Ultrasound imaging is used extensively in diagnosis and image-guidance for interventions of human diseases. However, conventional 2D ultrasound suffers from limitations since it can only provide 2D images of 3-dimensional structures in the body. Thus, measurement of organ size is variable, and guidance of interventions is limited, as the physician is required to mentally reconstruct the 3-dimensional anatomy using 2D views. Over the past 20 years, a number of 3-dimensional ultrasound imaging approaches have been developed. We have developed an approach that is based on a mechanical mechanism to move any conventional ultrasound transducer while 2D images are collected rapidly and reconstructed into a 3D image. In this presentation, 3D ultrasound imaging approaches will be described for use in image-guided interventions.

  1. 3D imaging: how to achieve highest accuracy

    NASA Astrophysics Data System (ADS)

    Luhmann, Thomas

    2011-07-01

    The generation of 3D information from images is a key technology in many different areas, e.g. in 3D modeling and representation of architectural or heritage objects, in human body motion tracking and scanning, in 3D scene analysis of traffic scenes, in industrial applications and many more. The basic concepts rely on mathematical representations of central perspective viewing as they are widely known from photogrammetry or computer vision approaches. The objectives of these methods differ, more or less, from high precision and well-structured measurements in (industrial) photogrammetry to fully-automated non-structured applications in computer vision. Accuracy and precision is a critical issue for the 3D measurement of industrial, engineering or medical objects. As state of the art, photogrammetric multi-view measurements achieve relative precisions in the order of 1:100000 to 1:200000, and relative accuracies with respect to retraceable lengths in the order of 1:50000 to 1:100000 of the largest object diameter. In order to obtain these figures a number of influencing parameters have to be optimized. These are, besides others: physical representation of object surface (targets, texture), illumination and light sources, imaging sensors, cameras and lenses, calibration strategies (camera model), orientation strategies (bundle adjustment), image processing of homologue features (target measurement, stereo and multi-image matching), representation of object or workpiece coordinate systems and object scale. The paper discusses the above mentioned parameters and offers strategies for obtaining highest accuracy in object space. Practical examples of high-quality stereo camera measurements and multi-image applications are used to prove the relevance of high accuracy in different applications, ranging from medical navigation to static and dynamic industrial measurements. In addition, standards for accuracy verifications are presented and demonstrated by practical examples

  2. 3D Gabor wavelet based vessel filtering of photoacoustic images.

    PubMed

    Haq, Israr Ul; Nagoaka, Ryo; Makino, Takahiro; Tabata, Takuya; Saijo, Yoshifumi

    2016-08-01

    Filtering and segmentation of vasculature is an important issue in medical imaging. The visualization of vasculature is crucial for the early diagnosis and therapy in numerous medical applications. This paper investigates the use of Gabor wavelet to enhance the effect of vasculature while eliminating the noise due to size, sensitivity and aperture of the detector in 3D Optical Resolution Photoacoustic Microscopy (OR-PAM). A detailed multi-scale analysis of wavelet filtering and Hessian based method is analyzed for extracting vessels of different sizes since the blood vessels usually vary with in a range of radii. The proposed algorithm first enhances the vasculature in the image and then tubular structures are classified by eigenvalue decomposition of the local Hessian matrix at each voxel in the image. The algorithm is tested on non-invasive experiments, which shows appreciable results to enhance vasculature in photo-acoustic images.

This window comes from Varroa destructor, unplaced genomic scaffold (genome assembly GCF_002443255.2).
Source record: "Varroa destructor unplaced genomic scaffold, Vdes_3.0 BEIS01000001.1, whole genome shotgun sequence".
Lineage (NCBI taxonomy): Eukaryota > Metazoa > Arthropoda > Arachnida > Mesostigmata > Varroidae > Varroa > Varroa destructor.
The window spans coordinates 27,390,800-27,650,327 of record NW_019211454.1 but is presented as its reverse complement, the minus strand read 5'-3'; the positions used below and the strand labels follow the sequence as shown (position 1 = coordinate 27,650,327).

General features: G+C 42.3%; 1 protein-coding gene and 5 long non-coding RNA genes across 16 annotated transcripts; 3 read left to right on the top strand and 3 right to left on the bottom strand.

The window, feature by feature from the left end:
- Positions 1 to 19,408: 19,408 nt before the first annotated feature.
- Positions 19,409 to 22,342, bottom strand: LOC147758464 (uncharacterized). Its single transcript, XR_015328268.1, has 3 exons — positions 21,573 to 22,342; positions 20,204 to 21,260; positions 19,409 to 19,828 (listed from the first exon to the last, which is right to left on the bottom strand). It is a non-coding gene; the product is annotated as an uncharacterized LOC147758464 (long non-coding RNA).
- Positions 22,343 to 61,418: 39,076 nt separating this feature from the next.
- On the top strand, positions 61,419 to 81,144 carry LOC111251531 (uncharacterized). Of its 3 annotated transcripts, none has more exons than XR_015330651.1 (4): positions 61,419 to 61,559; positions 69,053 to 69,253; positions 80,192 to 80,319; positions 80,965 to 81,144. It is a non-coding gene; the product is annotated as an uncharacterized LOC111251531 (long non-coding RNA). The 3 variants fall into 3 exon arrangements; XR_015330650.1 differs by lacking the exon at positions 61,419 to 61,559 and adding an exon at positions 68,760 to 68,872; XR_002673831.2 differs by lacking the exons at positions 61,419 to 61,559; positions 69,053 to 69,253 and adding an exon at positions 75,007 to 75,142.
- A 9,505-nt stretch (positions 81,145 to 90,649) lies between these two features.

3. Getting in touch--3D printing in forensic imaging.

    PubMed

    Ebert, Lars Chr; Thali, Michael J; Ross, Steffen

    2011-09-10

    With the increasing use of medical imaging in forensics, as well as the technological advances in rapid prototyping, we suggest combining these techniques to generate displays of forensic findings. We used computed tomography (CT), CT angiography, magnetic resonance imaging (MRI) and surface scanning with photogrammetry in conjunction with segmentation techniques to generate 3D polygon meshes. Based on these data sets, a 3D printer created colored models of the anatomical structures. Using this technique, we could create models of bone fractures, vessels, cardiac infarctions, ruptured organs as well as bitemark wounds. The final models are anatomically accurate, fully colored representations of bones, vessels and soft tissue, and they demonstrate radiologically visible pathologies. The models are more easily understood by laypersons than volume rendering or 2D reconstructions. Therefore, they are suitable for presentations in courtrooms and for educational purposes. Copyright © 2011 Elsevier Ireland Ltd. All rights reserved.

  4. Augmented reality 3D display based on integral imaging

    NASA Astrophysics Data System (ADS)

    Deng, Huan; Zhang, Han-Le; He, Min-Yang; Wang, Qiong-Hua

    2017-02-01